My idea is to do the sky in pastel (the easy bit) and the rest in watercolour and acrylics. It’s a rather awkward marriage but it seems to be working so far. I had to use blue masking fluid on the land area where it hits the sky as I have found in the past that stray chalk pastels are hard to remove in unwanted areas and more so on this heavily gessoed surface. That’s mostly down to my heavy finger blending manner. I rub the pastel in so hard that after 30 minutes CID would have trouble getting fingerprints from me. 

With my 9-5 graphic design work expected to be busy for the rest of the year I think this Causeway paintings is going to be a summer months/spare time project. It measures around 70cms x 46cms. My previous pastel works fitted an A3 sheet  (around 40cms x 27cms) so this significant size increase is rather scary. If it all goes to plan, I may have found a new mixed media style that surpasses my early experiences with pastelmat. It’ll be a bit looser but still quite realistic.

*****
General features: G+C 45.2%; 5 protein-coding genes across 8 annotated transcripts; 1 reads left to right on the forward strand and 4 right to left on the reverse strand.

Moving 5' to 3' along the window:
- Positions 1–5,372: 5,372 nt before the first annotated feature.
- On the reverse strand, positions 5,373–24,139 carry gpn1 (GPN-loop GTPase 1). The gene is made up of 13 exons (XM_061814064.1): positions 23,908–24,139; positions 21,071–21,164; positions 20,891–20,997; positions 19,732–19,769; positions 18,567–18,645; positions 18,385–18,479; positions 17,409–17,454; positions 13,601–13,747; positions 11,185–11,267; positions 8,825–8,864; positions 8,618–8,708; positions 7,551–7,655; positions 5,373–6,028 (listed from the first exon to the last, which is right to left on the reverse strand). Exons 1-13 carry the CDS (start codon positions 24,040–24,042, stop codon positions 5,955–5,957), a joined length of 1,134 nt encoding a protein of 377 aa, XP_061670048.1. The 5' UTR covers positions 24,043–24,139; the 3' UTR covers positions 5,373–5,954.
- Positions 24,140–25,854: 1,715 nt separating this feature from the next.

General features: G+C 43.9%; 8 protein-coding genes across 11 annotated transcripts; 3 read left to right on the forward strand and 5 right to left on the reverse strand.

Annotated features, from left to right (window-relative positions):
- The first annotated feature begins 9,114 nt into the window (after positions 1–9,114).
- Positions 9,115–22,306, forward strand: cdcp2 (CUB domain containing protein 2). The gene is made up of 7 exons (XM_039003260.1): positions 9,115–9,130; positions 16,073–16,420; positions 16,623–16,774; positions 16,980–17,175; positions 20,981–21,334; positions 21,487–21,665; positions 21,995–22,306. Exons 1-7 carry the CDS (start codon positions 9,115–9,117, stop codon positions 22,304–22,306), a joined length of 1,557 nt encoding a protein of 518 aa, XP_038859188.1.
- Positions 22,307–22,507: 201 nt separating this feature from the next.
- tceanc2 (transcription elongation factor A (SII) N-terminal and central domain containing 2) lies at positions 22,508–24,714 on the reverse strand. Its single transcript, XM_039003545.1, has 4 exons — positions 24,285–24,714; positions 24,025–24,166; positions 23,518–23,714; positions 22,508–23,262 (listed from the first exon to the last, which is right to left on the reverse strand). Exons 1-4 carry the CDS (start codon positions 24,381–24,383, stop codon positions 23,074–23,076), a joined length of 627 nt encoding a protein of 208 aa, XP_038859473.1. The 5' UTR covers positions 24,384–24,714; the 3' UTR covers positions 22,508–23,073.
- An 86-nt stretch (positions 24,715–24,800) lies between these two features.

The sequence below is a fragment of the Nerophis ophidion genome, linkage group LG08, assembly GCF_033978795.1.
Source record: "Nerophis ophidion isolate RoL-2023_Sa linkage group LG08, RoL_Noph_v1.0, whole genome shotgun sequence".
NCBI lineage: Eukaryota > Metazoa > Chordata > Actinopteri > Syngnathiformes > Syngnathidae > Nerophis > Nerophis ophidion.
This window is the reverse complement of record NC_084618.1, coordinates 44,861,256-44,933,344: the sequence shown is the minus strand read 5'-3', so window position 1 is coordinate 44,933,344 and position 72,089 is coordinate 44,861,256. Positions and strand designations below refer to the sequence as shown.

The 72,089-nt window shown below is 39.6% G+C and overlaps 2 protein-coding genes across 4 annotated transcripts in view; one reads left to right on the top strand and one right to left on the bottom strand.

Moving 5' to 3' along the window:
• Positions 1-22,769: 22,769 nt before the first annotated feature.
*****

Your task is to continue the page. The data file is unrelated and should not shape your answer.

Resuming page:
Which is all a far cry from my Mike Bernard excursion at SERC on a Wednesday night. It’s taken me around eleven weeks to discover 'the other side of me’ where creating art is all about fun and less about hard work! 

So far I have glued down crinkled up tissue paper, plaster of paris, dry wall lining tape and newspaper cuttings to my gessoed MDF board and will introduce wax resist next week to the proposed stone wall in the foreground and maybe a little pot pouri for bushes and weeds in areas that I want to be a bit more vague. I've also bought a Neocolour Grey crayon which might be fun to use. I’m working mainly with Liquitex Soft Body Acrylics  and Liquitex Matte Medium. After a hesitant start I have discarded my paintbrushes (thanks Anne) preferring to make my marks with an old Danske Bank cheque card, a few wooden clothes pegs and after reading a book by Jodi Ohl I'll be using a roller to create random effects on the painting too. What am I like? Will put up a picture next week of where I am at with this. Don't be expecting too much at this early days stage!

I never did get around to finishing off this mixed media piece! It just wasn't working for me so best I cut my losses now and move on. I have learned that I don't like working on hardened tissue paper though I haven't abandoned the idea completely. Just not for now in my infancy stage!